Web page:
"I know the kind of personality Brandon has, and I know the kind of personality Coach Adelman has, and I just thought it was a perfect fit," Conroy said. "I told him when I first played for Coach, I said, ‘Hey man, if you can play for Coach Adelman, you'll love it.'"
Conroy also knows Kahn from his time in the D-League, and once the tweets were sent and the idea of Roy's comeback was public, Conroy texted the Timberwolves' president of basketball operations. He told him that there would be a chance for the Timberwolves to sign Roy, and that he should go after him. Kahn's response? He was already trying.
Now, months after the pursuit began, both Roy and Conroy are in Minnesota, a short-term package deal. Conroy knows Roy better than anyone else with the team, and he's been able to offer a kind of early comfort to his friend. After playing his whole career in Portland, Roy will need to adjust to Minnesota, and having Conroy around, at least for these first few weeks, will ease the transition.
"It's really fun, just knowing when I look out there on the floor, we have that bond," Conroy said. "Like if something happens on the court, I'll look at him, and he already knows what I'm thinking. That makes things a lot better. I know it makes it a lot better for him, coming to a new situation where he's never been this far from home playing basketball."
Conroy said he thinks Roy is surprising everyone with what he's been able to do so far, but he never doubted what his friend could achieve. Someone else might get shaken by the pressure or irked by the doubters, but not Roy. He's his own harshest critic, Roy says, and he knows what he was once capable of. He wants nothing more to get back to that point, and having a barrage of fans and critics picking apart his health and his desires can't help.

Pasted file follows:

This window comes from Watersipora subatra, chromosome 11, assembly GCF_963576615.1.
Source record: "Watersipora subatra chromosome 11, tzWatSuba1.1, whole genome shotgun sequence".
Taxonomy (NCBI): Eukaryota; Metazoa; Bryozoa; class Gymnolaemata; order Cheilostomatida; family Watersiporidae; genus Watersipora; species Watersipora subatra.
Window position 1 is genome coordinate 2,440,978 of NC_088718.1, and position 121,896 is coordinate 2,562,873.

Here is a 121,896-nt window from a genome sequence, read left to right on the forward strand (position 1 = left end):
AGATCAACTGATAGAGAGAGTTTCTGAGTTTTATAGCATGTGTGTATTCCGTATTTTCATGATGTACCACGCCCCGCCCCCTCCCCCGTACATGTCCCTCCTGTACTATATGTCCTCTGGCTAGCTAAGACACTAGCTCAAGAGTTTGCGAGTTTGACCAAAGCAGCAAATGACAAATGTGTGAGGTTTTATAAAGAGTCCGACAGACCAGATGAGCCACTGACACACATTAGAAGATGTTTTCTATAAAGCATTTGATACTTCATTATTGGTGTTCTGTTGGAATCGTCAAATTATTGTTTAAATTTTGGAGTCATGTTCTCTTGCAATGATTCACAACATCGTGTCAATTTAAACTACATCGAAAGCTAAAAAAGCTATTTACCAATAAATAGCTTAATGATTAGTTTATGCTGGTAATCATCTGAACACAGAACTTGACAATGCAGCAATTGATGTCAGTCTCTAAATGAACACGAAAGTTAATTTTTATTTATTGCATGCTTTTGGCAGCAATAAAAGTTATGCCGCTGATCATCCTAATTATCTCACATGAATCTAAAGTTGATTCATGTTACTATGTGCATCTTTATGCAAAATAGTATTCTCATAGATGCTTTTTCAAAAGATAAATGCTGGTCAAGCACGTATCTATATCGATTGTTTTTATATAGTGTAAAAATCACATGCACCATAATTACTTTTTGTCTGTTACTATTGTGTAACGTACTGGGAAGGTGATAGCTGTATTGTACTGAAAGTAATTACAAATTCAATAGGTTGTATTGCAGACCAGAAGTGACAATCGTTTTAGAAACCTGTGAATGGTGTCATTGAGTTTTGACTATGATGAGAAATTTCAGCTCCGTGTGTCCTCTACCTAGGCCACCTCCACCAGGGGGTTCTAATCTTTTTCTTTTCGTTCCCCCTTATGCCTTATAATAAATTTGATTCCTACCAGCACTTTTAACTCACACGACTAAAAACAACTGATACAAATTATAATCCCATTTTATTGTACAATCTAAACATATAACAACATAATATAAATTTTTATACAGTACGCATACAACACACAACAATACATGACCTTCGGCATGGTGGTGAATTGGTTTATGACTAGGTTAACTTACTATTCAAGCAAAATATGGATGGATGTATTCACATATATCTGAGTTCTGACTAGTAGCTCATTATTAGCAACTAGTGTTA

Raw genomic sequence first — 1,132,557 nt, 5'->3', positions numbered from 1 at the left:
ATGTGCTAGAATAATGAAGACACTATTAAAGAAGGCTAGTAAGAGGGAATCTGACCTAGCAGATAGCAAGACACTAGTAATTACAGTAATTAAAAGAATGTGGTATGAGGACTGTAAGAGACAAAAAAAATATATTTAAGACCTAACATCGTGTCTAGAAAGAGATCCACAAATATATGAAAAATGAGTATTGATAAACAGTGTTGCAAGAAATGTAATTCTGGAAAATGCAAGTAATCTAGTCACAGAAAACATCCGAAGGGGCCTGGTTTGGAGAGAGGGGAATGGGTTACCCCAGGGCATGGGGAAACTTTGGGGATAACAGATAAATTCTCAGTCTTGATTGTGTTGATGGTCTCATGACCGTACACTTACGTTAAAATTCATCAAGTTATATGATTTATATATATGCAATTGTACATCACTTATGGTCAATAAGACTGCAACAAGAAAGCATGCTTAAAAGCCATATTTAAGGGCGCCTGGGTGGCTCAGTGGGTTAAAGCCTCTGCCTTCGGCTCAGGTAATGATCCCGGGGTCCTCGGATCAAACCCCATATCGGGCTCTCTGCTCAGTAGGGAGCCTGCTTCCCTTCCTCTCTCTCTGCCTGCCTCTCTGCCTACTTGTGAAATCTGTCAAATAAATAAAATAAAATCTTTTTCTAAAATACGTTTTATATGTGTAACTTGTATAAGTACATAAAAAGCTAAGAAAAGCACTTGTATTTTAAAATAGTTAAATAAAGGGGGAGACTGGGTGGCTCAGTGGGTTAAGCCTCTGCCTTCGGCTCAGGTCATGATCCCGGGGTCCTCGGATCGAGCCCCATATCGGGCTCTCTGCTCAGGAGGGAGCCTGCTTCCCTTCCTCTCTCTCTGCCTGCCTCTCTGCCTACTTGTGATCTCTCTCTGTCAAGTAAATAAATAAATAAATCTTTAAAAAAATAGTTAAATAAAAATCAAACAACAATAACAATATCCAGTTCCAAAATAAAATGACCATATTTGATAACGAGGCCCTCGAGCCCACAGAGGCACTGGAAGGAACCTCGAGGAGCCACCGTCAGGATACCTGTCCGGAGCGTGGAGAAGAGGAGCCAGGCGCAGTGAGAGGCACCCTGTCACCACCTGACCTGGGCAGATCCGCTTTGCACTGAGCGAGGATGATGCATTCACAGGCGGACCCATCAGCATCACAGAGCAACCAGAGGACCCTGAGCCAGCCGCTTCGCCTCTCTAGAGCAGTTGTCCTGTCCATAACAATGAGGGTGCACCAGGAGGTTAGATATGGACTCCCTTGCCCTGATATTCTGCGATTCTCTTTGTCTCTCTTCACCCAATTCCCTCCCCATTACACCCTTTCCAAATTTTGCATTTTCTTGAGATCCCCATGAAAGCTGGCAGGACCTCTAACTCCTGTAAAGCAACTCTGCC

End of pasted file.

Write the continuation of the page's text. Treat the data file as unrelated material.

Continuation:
At least, though, it might not be hurting.
"I usually kind of can block out what people are saying," Roy said. "I'm not really a big social media guy, but I do set the bar high for myself and I always try to go out there and not prove anything to anybody else, just prove it to myself that I can do it."
Conroy can vouch that it's true. Roy won't even set up a Twitter account, Conroy said, and instead, he'll tell his friend to tweet for him, everything from his comeback announcement to messages about Huskies sports.
"He's a caveman," Conroy said. "All he cares about is his family. He goes home, and he tries to block all the other stuff out. It's kind of hard now in this day and age with everybody connected so close to each other. He tries to stay away from that, even when it's good stuff, even when he was not hurt and was one of the top two guards in the game and people were speaking good about him. He would never know what they were saying."
That outlook will work in Roy's favor in the coming months, even as he settles into his new role. What those months will bring remains uncertain. Roy's knees could falter, or they could hold up. Conroy could finally earn an NBA roster spot with the Timberwolves, or he could set back upon his worldwide basketball tour. But for now, the consistency is there for Roy. He has Bayno and Conroy, a new team and a new chance. Changes will come, and challenges, too, and this won't be easy. But if anyone has the right attitude to tackle it, Roy does.